Racial Disparities Falling in Pediatric Kidney Transplant According to Emory Study
A new Emory study shows that Share 35, a policy enacted by the United Network for Organ Sharing (UNOS) in 2005, may have been instrumental in decreasing wait times and improving the quality of donors for children with end stage renal disease (ESRD) over the past few years. The study was e-published on April 26 ahead of print publication in the Journal of the American Society of Nephrology.
Study authors were Drs. Rachel Patzer, assistant professor in the division of transplantation of the Department of Surgery and an Emory Transplant Center (ETC) epidemiologist; Nancy Kutner, professor of rehabilitation medicine; and William McClellan, professor of renal medicine and epidemiology, who was senior author. Sandra Amaral, a pediatric nephrologist who has since left Emory for the Children's Hospital of Philadelphia, was the first author on the paper.
"Share 35 gives preference to offers of deceased donor kidneys younger than age 35 to pediatric patients who need transplants to improve the quality of their lives," says Dr. Patzer. "While a living donation provides a child with the best quality organ and chances of graft survival, a deceased donor transplant can save a life. Before Share 35, black and Hispanic children with ESRD were less likely than white children to receive a deceased donor kidney transplant."
To determine whether Share 35 improved access to kidney transplantation for minority children, the Emory investigators analyzed data from the U.S. Renal Data System before and after the policy was put into place. Among 4,766 pediatric patients with incident ESRD, the probability of receiving a deceased donor kidney transplant increased 46% after Share 35, with Hispanics experiencing the greatest improvements (an increase of 81% for Hispanics, 45% for blacks, and 37% for whites). The findings showed a decrease in the average wait time before a deceased donor transplant, with Hispanics receiving one 201 days earlier, blacks 90 days earlier, and whites 63 days earlier.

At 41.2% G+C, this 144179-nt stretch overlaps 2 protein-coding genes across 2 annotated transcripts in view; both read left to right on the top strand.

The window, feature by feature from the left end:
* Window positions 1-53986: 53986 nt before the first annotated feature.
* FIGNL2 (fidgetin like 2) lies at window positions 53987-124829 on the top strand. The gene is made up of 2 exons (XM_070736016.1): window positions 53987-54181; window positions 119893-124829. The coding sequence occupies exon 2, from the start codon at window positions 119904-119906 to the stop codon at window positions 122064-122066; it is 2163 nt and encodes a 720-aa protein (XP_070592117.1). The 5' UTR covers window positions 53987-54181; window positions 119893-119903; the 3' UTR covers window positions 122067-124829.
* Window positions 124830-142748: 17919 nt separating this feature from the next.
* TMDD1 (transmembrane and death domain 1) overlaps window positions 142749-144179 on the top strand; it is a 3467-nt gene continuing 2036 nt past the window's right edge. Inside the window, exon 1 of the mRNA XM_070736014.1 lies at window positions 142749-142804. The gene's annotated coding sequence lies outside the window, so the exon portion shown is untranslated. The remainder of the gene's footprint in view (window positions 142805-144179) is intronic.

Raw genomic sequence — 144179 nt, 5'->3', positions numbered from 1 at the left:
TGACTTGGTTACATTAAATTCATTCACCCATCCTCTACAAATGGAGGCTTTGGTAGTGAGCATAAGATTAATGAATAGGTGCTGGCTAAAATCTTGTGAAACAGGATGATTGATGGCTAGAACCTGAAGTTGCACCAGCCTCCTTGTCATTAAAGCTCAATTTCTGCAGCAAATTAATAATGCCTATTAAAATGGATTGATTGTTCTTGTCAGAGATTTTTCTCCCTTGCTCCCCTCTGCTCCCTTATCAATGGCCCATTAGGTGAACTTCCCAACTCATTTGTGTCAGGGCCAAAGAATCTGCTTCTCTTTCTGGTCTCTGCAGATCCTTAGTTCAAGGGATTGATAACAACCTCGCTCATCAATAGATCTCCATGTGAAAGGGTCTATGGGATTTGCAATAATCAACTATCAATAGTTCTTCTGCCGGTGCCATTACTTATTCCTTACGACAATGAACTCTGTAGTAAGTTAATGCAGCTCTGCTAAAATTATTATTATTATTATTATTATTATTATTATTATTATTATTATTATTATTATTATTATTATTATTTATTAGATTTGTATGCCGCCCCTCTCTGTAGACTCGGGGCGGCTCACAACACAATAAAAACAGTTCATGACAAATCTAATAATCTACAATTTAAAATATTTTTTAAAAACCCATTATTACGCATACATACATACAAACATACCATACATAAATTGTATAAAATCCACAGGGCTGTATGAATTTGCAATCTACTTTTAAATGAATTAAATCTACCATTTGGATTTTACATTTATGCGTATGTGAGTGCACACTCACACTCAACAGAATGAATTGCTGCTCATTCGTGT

"Share 35 has reduced racial disparities in access to deceased donor kidney transplants for children with end-stage kidney disease," Dr. Patzer continues. "This is a step toward improving access to transplantation for all children." However, the researchers found a cause for concern. Since 2005, there has been a shift from living to deceased donor sources for all races, with a 25% rate reduction in available living donors for white patients compared with 48% and 46% reductions for Hispanics and blacks, respectively.
"Additional studies are needed to explore these changes and determine how they may impact long-term graft survival," she says.